“In addition to improved devices, 3-D integration can address another key consideration in systems: the interconnects within and between chips,” Saraswat adds.

“The new 3-D computer architecture provides dense and fine-grained integration of computating and data storage, drastically overcoming the bottleneck from moving data between chips,” Mitra says. “As a result, the chip is able to store massive amounts of data and perform on-chip processing to transform a data deluge into useful information.”

To demonstrate the potential of the technology, the researchers took advantage of the ability of carbon nanotubes to also act as sensors. On the top layer of the chip they placed over 1 million carbon nanotube-based sensors, which they used to detect and classify ambient gases.

Due to the layering of sensing, data storage, and computing, the chip was able to measure each of the sensors in parallel, and then write directly into its memory, generating huge bandwidth, Shulaker says.

Three-dimensional integration is the most promising approach to continue the technology scaling path set forth by Moore’s laws, allowing an increasing number of devices to be integrated per unit volume, according to Jan Rabaey, a professor of electrical engineering and computer science at the University of California at Berkeley, who was not involved in the research.

“It leads to a fundamentally different perspective on computing architectures, enabling an intimate interweaving of memory and logic,” Rabaey says. “These structures may be particularly suited for alternative learning-based computational paradigms such as brain-inspired systems and deep neural nets, and the approach presented by the authors is definitely a great first step in that direction.”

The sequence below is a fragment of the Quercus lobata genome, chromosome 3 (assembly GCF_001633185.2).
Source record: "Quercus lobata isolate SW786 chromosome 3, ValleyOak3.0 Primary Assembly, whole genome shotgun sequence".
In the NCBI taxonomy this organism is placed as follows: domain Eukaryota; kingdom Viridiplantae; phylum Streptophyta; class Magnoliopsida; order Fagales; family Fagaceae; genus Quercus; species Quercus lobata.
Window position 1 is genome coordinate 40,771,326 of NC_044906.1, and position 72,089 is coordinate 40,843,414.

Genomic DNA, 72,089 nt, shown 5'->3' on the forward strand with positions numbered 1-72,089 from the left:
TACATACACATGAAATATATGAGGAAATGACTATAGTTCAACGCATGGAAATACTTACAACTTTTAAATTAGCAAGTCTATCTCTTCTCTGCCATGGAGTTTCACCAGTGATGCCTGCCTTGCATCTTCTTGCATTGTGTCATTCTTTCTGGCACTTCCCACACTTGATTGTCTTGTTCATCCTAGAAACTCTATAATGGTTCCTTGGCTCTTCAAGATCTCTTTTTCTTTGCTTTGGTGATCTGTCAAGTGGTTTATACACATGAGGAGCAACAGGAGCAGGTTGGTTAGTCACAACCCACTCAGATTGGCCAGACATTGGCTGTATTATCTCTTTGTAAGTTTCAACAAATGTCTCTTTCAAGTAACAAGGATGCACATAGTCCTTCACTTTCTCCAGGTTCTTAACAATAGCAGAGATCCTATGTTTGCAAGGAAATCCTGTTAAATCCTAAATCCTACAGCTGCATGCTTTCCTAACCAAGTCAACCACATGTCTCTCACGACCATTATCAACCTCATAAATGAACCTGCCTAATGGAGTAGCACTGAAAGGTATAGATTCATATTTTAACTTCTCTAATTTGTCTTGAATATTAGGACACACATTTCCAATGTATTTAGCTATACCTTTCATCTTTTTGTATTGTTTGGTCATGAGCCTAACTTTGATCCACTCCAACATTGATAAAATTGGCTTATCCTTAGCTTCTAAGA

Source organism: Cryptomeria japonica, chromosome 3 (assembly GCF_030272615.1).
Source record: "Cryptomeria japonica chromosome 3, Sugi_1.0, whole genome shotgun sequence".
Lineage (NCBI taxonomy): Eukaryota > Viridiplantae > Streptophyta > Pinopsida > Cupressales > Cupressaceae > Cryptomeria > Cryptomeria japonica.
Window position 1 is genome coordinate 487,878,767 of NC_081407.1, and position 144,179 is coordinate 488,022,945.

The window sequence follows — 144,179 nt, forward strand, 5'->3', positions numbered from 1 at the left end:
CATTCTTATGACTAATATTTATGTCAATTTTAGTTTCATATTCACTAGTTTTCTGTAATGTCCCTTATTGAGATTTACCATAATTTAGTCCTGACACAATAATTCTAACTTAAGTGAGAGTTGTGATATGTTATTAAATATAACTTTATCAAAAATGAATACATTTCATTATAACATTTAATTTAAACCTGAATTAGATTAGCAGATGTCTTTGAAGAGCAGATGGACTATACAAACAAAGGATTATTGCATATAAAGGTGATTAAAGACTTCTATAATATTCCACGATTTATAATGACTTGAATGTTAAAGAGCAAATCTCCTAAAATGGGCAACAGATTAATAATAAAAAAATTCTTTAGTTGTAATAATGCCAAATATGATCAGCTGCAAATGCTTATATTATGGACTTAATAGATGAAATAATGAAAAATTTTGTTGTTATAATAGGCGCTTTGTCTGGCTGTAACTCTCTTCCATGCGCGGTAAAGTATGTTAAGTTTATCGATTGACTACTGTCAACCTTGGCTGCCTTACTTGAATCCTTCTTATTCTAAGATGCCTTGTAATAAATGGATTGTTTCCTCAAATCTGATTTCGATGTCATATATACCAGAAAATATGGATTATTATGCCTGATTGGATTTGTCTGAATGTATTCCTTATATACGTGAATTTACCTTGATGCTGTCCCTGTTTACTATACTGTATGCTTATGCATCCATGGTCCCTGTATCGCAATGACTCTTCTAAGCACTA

“One big advantage of our demonstration is that it is compatible with today’s silicon infrastructure, both in terms of fabrication and design,” says Howe.

“The fact that this strategy is both CMOS [complementary metal-oxide-semiconductor] compatible and viable for a variety of applications suggests that it is a significant step in the continued advancement of Moore’s Law,” says Ken Hansen, president and CEO of the Semiconductor Research Corporation, which supported the research. “To sustain the promise of Moore’s Law economics, innovative heterogeneous approaches are required as dimensional scaling is no longer sufficient. This pioneering work embodies that philosophy.”

The team is working to improve the underlying nanotechnologies, while exploring the new 3-D computer architecture. For Shulaker, the next step is working with Massachusetts-based semiconductor company Analog Devices to develop new versions of the system that take advantage of its ability to carry out sensing and data processing on the same chip.

So, for example, the devices could be used to detect signs of disease by sensing particular compounds in a patient’s breath, says Shulaker.

“The technology could not only improve traditional computing, but it also opens up a whole new range of applications that we can target,” he says. “My students are now investigating how we can produce chips that do more than just computing.”

“This demonstration of the 3-D integration of sensors, memory, and logic is an exceptionally innovative development that leverages current CMOS technology with the new capabilities of carbon nanotube field–effect transistors,” says Sam Fuller, CTO emeritus of Analog Devices, who was not involved in the research. “This has the potential to be the platform for many revolutionary applications in the future.”

This work was funded by the Defense Advanced Research Projects Agency, the National Science Foundation, Semiconductor Research Corporation, STARnet SONIC, and member companies of the Stanford SystemX Alliance.